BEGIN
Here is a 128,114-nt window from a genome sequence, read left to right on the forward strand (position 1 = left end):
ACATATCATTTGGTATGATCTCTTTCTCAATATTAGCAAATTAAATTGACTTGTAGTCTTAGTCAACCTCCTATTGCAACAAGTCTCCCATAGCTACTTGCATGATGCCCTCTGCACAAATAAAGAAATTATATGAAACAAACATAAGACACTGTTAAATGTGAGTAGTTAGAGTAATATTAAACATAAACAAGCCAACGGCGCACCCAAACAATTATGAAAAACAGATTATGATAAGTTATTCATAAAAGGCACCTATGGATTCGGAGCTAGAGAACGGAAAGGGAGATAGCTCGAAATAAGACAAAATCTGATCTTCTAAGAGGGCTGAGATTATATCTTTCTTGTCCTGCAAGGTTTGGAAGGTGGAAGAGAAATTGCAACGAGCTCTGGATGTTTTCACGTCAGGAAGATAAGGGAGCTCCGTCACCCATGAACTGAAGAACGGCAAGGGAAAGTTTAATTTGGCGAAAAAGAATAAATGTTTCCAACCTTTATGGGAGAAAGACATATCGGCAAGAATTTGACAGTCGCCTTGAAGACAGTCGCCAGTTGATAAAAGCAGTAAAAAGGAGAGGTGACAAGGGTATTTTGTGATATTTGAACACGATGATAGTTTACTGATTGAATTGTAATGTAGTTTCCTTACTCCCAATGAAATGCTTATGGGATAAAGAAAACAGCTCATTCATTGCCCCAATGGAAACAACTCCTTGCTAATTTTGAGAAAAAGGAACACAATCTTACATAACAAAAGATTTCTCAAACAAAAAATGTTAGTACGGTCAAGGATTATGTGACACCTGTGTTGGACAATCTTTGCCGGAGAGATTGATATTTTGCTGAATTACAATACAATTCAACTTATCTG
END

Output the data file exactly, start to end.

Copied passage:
Here is a 128,114-nt window from a genome sequence, read left to right on the forward strand (position 1 = left end):
ACATATCATTTGGTATGATCTCTTTCTCAATATTAGCAAATTAAATTGACTTGTAGTCTTAGTCAACCTCCTATTGCAACAAGTCTCCCATAGCTACTTGCATGATGCCCTCTGCACAAATAAAGAAATTATATGAAACAAACATAAGACACTGTTAAATGTGAGTAGTTAGAGTAATATTAAACATAAACAAGCCAACGGCGCACCCAAACAATTATGAAAAACAGATTATGATAAGTTATTCATAAAAGGCACCTATGGATTCGGAGCTAGAGAACGGAAAGGGAGATAGCTCGAAATAAGACAAAATCTGATCTTCTAAGAGGGCTGAGATTATATCTTTCTTGTCCTGCAAGGTTTGGAAGGTGGAAGAGAAATTGCAACGAGCTCTGGATGTTTTCACGTCAGGAAGATAAGGGAGCTCCGTCACCCATGAACTGAAGAACGGCAAGGGAAAGTTTAATTTGGCGAAAAAGAATAAATGTTTCCAACCTTTATGGGAGAAAGACATATCGGCAAGAATTTGACAGTCGCCTTGAAGACAGTCGCCAGTTGATAAAAGCAGTAAAAAGGAGAGGTGACAAGGGTATTTTGTGATATTTGAACACGATGATAGTTTACTGATTGAATTGTAATGTAGTTTCCTTACTCCCAATGAAATGCTTATGGGATAAAGAAAACAGCTCATTCATTGCCCCAATGGAAACAACTCCTTGCTAATTTTGAGAAAAAGGAACACAATCTTACATAACAAAAGATTTCTCAAACAAAAAATGTTAGTACGGTCAAGGATTATGTGACACCTGTGTTGGACAATCTTTGCCGGAGAGATTGATATTTTGCTGAATTACAATACAATTCAACTTATCTG